We beat the ivory trade once. Now we must beat it once and for all

The Giants Club summit, which Kenya is hosting, will help stop the scourge of poaching

Uhuru Kenyatta
Friday 26 February 2016 13:37 GMT
Five tons of ivory worth around $14 million waiting to be burnt in Libreville, Gabon
Five tons of ivory worth around $14 million waiting to be burnt in Libreville, Gabon (Getty)

I am delighted to host the inaugural Giants Club Summit in Kenya at the end of April. Alongside other African heads of state, we will use this opportunity to underline the global intent to put an end, once again, to the butchering of elephants and rhinos by selfish criminal gangs.

I say once again because we have done it before. In 1990, the Convention on International Trade in Endangered Species (CITES) banned the international ivory trade after a decade in which the population of African elephants halved from 1.3 million to 600,000 animals.

In parallel with Kenya’s own aggressive anti-poaching strategy, we successfully brought poaching of elephants under control and animal numbers recovered.

The sale of ivory was re-permitted in 1997 and later again in 2008 under the CITES framework, as an experiment and to allow for disposal of the ivory stocks of four countries in Southern Africa to Asia. But these sales served simply to reinvigorate the illegal trade and once again we face a decimation of our African elephant populations.

According to recent scientific reports, between 2010 and 2012 some 100,000 elephants were lost to poaching across Africa, and there is no evidence to suggest that number has diminished in the years since. It is also estimated that more than 1,000 rhinos were poached last year in South Africa alone.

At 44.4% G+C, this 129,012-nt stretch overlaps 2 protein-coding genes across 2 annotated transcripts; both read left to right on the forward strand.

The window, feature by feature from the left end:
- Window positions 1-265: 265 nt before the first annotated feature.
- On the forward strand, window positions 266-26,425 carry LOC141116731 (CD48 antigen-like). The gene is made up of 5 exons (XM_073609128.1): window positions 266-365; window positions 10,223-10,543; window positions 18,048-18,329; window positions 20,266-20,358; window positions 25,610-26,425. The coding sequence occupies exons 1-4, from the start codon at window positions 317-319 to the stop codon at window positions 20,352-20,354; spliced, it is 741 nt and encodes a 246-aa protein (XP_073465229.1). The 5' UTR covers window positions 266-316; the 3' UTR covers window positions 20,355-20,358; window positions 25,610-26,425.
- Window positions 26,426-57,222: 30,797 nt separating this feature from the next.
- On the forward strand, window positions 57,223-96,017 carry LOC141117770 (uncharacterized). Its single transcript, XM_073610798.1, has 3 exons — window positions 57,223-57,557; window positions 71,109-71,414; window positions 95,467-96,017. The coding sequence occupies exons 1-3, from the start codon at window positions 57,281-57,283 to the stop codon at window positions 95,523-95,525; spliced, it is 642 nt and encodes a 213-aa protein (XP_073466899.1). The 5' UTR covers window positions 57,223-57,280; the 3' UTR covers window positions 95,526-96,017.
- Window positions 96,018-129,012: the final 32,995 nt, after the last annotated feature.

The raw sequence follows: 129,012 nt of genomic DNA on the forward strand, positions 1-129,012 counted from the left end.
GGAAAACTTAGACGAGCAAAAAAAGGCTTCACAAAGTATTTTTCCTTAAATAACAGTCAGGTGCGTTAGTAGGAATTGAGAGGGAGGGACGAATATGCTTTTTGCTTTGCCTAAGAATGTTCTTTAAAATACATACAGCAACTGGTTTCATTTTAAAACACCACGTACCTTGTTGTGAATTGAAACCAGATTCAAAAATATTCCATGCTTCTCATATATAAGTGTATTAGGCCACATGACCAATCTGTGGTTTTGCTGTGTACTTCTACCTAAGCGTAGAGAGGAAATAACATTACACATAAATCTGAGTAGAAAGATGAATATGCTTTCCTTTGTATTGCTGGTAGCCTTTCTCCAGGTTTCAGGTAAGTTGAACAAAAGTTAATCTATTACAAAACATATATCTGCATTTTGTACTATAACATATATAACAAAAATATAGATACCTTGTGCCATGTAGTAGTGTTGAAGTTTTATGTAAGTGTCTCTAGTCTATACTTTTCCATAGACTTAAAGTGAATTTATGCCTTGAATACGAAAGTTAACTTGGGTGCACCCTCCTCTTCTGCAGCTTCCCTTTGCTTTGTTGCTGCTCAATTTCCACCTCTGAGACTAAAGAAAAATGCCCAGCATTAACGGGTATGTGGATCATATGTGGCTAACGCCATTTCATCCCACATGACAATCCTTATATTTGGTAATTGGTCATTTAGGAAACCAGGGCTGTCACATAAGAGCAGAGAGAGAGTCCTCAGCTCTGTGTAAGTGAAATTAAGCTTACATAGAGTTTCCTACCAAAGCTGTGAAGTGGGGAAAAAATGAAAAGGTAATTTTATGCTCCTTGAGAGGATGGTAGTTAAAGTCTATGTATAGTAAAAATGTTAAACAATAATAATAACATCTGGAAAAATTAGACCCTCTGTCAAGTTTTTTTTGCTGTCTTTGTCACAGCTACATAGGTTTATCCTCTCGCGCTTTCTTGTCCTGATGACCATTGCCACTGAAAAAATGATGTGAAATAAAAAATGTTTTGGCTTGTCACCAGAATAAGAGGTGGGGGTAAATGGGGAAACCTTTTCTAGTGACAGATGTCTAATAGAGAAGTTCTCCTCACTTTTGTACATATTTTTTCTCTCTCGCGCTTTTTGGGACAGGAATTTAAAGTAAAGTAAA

The trade is simple. Markets for illegal products attract traffickers and traffickers create poachers. A combined approach of aggressive law enforcement, effective elephant ivory and rhino horn movement control and influential market disincentivisation is now required.

In Kenya, Dr Richard Leakey is back at the helm of Kenya Wildlife Service, where he was so effective in the 1990s, and working directly with our inspirational environment cabinet secretary, Prof Judi Wakhungu, to stop the poachers and the illegal trafficking of wildlife products. Our ports are actively seeking and intercepting movement of any ivory and rhino horn. Trafficking gangs are being tracked and arrested.

However, initiatives such as the Giants Club play a massive role in influencing opinion and ensuring these successes can be repeated and replicated across Africa and the globe. Only by standing together can we make the desire for ivory and rhino horn an embarrassment. The selfish few must be made to touch and feel the weight of international concern.

Kenya and Africa depend upon our natural resources for our tourism industry and a stable economy that prevents the lure of the criminal gangs. To think of Kenya is to think of the majestic animals on the Maasai Mara, the Great Tuskers of Tsavo, and the northern bush country of Samburu and Laikipia, to say nothing of the white sands of our Swahili coast.

Kenya’s role in the international endeavour to stabilise Somalia has resulted in some terrible headlines in recent times. We have been affected by the same threat of extremist terrorism that has hit Tunisia, Turkey, France, and many other countries. But with the enduring support of the international community, including the UK, US and European Union, we have quickly learnt some critical lessons and come back stronger and more unified.

Tourism to Kenya is beginning to recover after a difficult few years but business investment has grown year on year. You can help directly by visiting Kenya and other countries in Africa. Every pound you spend underpins the critical work of our Kenya Wildlife Service and every other national level wildlife conservation effort.

Kenya is safe and, for those of you yet to visit, Kenya will greet you with breathtaking beauty and an eternal smile. That is why we welcome the Giants Club Summit. Together we will all play our part in preserving the planet’s greatest animals.

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